The multi-institutional Center for Sustainable Nanotechnology received word that it will receive nearly $20 million in renewable support over the next five years from the National Science Foundation to study nanoparticles in emerging technologies and their effects on the environment. Based at the University of Wisconsin-Madison, the Center has expanded to include 12 institutional partners. Catherine Murphy is the representative from the University of Illinois.
Murphy explains, "The Center for Sustainable Nanotechnology is all about understanding the molecular basis for nanoparticle-biological interactions so as to maintain the functionality of emerging engineered nanomaterials yet minimize environmental impact. Our team is mostly experimental chemists but also includes biologists and computational chemists."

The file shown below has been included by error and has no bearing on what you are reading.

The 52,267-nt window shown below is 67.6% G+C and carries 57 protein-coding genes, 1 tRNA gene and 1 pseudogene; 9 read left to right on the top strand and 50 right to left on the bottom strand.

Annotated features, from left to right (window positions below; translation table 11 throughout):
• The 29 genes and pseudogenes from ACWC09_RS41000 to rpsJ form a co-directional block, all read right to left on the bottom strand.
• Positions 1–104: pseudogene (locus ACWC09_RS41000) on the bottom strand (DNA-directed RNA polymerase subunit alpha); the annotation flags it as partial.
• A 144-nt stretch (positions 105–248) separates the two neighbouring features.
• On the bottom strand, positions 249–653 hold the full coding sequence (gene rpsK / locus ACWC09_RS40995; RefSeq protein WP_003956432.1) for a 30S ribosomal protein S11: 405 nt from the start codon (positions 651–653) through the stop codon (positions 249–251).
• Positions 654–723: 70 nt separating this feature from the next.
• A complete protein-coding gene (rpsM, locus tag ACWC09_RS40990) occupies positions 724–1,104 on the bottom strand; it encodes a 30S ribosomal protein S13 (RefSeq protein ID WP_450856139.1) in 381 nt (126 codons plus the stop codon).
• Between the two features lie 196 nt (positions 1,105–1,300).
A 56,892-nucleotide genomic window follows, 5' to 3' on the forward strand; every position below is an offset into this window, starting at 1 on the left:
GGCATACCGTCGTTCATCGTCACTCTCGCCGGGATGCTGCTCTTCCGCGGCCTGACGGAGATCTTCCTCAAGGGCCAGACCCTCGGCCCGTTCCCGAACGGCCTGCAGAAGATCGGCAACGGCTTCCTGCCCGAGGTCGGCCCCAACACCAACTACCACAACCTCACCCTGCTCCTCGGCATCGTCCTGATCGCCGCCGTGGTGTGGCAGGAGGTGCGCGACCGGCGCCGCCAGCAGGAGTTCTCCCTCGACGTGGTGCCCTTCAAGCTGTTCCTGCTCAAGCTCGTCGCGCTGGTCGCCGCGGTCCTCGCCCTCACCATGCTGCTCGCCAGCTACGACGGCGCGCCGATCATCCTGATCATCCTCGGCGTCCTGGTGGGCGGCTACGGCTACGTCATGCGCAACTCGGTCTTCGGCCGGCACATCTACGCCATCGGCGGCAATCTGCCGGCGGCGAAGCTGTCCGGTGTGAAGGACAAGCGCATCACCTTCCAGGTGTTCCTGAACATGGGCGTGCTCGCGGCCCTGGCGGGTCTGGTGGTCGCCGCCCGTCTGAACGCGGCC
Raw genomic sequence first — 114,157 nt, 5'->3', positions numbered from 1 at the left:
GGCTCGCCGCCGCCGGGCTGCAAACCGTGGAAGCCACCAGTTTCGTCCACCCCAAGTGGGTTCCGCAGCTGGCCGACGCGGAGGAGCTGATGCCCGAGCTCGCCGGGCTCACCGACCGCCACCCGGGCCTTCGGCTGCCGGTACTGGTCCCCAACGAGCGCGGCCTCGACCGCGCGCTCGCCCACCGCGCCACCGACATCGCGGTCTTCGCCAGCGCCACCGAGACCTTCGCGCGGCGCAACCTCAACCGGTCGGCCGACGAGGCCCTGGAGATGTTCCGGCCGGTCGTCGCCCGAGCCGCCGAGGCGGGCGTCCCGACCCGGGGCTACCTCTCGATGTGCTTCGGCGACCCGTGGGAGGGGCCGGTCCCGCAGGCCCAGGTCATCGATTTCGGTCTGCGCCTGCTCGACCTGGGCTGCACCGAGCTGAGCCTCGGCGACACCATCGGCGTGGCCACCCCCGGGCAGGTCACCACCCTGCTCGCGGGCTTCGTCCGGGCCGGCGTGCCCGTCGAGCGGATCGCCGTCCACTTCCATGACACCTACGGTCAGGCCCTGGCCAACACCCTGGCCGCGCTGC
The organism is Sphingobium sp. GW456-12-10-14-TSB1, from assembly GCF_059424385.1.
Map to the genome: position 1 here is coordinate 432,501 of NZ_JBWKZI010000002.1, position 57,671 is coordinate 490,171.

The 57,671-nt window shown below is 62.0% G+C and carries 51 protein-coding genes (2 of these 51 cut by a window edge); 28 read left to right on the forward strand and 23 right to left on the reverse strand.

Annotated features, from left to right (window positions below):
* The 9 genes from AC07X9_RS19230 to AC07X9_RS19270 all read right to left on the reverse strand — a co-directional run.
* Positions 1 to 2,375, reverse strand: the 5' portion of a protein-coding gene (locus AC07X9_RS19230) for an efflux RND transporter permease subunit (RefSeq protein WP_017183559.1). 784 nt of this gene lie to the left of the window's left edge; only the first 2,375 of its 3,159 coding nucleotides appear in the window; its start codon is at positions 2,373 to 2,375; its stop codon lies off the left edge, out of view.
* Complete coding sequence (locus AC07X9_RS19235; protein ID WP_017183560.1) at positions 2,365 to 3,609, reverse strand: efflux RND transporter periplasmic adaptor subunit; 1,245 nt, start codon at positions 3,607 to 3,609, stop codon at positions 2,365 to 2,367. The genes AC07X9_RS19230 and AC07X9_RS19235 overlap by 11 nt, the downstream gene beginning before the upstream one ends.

One of the exciting features of the Center is that graduate students have the opportunity to go to partner labs to learn about experiments or computations that cannot be done at their own institution. This includes aquatic biology, super-resolution microscopy, and more.
Nanotechnology involves the use of materials at the smallest scale, including the manipulation of individual atoms and molecules. Products that use nano-scale materials range from beer bottles and car wax to solar cells and electric and hybrid car batteries. If you read your books on a Kindle, quantum dots, a semiconducting material manufactured at the nanoscale, underpin the high-resolution screen.
Robert Hamers, Director of the Center, states, "Some of the big questions we’re asking are: How is this going to impact bacteria and other organisms in the environment? What do these particles do? How do they interact with organisms?"
"We're taking a look-ahead view. We're trying to get into the technological design cycle,” Hamers says. “The idea is to use scientific understanding to develop a predictive ability to guide technology and guide people who are designing and using these materials."
Partially excerpted from University of Wisconsin-Madison article
Photo by L. Brian Stauffer